The plant will be named by palm specialist John Dransfield in the Botanical Journal of the Linnean Society today (17 January).
It has a huge 18m trunk and fan leaves that are 5m across. Its giant terminal inflorescence bears hundreds of tiny flowers. It is monocarpic, meaning that once it fruits the entire tree collapses and dies.
The palm was discovered by a local resident walking with his family in a remote area of north-western Madagascar. It was concealed at the foot of a limestone hill.
Botanist Dransfield, honorary research fellow at the Royal Botanic Gardens, Kew and co-author of The Palms of Madagascar, had never seen the palm before, despite visiting the island many times since the 1980s. He said to HW: "How on earth could I have missed this gigantic palm? Ever since we started work on The Palms of Madagascar in the 1980s, we have made discovery after discovery - new species and new genera - but to me this is probably the most exciting of them all."
He concluded that the life-cycle must be unusually long for this flowering-and-death sequence to have never been detected before.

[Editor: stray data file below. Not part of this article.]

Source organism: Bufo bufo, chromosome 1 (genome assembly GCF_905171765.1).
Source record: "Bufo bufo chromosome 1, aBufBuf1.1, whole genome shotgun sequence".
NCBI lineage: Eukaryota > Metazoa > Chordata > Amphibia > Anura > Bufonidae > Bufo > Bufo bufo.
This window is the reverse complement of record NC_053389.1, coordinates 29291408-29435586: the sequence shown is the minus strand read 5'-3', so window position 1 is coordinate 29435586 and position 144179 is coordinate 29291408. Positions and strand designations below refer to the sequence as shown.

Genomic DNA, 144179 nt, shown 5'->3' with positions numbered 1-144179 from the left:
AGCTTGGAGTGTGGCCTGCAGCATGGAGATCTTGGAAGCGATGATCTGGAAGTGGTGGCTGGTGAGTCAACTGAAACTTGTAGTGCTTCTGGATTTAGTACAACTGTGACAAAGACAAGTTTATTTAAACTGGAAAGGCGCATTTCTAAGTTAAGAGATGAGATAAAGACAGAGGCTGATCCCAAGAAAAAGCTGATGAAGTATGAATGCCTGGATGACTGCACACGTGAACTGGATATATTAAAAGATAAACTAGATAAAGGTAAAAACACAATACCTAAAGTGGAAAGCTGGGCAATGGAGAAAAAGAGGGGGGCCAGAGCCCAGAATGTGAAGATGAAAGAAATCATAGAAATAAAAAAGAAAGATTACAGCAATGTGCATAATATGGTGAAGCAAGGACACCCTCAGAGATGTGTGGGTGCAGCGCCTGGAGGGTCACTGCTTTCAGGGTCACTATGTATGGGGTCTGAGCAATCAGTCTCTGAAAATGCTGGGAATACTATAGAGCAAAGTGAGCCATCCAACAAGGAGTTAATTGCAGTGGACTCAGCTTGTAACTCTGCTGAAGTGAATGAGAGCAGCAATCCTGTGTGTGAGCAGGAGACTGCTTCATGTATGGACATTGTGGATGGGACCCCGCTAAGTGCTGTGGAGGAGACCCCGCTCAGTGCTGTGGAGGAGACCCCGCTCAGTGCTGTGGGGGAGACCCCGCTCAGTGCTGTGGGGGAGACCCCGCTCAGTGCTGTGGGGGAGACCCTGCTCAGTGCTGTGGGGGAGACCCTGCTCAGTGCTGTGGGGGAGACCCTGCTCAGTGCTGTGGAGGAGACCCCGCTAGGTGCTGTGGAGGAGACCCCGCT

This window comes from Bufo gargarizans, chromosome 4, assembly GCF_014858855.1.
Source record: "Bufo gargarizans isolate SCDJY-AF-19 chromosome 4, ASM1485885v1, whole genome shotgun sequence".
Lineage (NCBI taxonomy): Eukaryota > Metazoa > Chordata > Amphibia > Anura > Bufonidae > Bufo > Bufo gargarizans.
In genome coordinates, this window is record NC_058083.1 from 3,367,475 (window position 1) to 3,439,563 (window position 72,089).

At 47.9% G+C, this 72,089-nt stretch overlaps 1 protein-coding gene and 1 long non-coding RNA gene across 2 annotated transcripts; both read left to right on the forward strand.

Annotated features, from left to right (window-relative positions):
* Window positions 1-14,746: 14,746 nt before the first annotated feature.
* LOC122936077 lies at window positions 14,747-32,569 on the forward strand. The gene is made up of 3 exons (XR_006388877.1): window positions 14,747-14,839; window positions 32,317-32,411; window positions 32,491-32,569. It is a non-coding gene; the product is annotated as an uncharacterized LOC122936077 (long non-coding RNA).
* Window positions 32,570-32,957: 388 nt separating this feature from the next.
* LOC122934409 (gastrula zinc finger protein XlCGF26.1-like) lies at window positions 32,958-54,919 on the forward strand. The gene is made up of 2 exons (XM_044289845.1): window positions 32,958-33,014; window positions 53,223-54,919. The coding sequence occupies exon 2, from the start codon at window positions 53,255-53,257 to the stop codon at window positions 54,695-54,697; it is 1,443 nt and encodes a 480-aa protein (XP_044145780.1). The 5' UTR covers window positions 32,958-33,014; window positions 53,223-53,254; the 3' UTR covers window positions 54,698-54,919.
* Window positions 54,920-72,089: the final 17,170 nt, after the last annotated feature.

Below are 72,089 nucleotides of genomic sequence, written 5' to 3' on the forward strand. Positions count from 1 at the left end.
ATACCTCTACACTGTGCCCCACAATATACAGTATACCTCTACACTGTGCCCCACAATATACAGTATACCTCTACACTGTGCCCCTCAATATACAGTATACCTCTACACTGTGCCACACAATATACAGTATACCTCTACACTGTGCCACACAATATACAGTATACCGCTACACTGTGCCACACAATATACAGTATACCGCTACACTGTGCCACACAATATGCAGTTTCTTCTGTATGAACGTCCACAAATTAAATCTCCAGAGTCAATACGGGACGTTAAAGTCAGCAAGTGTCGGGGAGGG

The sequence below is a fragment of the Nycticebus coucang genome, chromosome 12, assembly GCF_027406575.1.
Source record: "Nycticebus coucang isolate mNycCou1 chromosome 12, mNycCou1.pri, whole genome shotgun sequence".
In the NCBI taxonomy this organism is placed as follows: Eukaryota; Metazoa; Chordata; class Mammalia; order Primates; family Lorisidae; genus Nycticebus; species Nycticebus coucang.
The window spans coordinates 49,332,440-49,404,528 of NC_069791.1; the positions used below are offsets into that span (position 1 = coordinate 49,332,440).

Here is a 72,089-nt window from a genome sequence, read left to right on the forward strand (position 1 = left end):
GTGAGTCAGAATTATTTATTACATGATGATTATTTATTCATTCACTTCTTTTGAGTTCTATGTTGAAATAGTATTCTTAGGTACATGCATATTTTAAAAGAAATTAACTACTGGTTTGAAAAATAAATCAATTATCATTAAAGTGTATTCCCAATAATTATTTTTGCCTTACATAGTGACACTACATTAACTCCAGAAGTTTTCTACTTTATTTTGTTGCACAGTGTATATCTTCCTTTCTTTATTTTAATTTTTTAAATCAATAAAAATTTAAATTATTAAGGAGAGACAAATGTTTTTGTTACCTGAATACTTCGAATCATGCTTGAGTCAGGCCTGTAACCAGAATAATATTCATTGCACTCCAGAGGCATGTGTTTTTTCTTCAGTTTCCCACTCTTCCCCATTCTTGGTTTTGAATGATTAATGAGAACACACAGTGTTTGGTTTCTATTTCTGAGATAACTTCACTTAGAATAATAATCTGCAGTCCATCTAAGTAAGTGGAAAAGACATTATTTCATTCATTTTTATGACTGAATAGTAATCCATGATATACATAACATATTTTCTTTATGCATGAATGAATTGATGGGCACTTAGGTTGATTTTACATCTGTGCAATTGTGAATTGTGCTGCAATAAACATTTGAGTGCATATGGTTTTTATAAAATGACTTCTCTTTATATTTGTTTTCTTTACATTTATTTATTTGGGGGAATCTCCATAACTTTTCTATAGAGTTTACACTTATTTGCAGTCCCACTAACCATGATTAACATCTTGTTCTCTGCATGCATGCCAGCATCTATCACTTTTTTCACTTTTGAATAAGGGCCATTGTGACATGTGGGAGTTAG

Plant material was collected from the palm by Dransfield's Malagasy student Mijoro Rakotoarinivo, who climbed the adjacent limestone hill and bent over the tree. Analysis at Kew found it was a new, undescribed genus and species. DNA tests place it in a group of palms that grow across Arabia, Thailand and China but have never been seen on Madagascar before.
Less than 100 plants exist and a village committee has been formed to protect the palm. Fences have been erected to excluded cattle. Local people are working with Kew and the Millennium Seed Bank team to sell seeds to raise income for the villagers and to distribute the seeds to botanic gardens and growers around the world.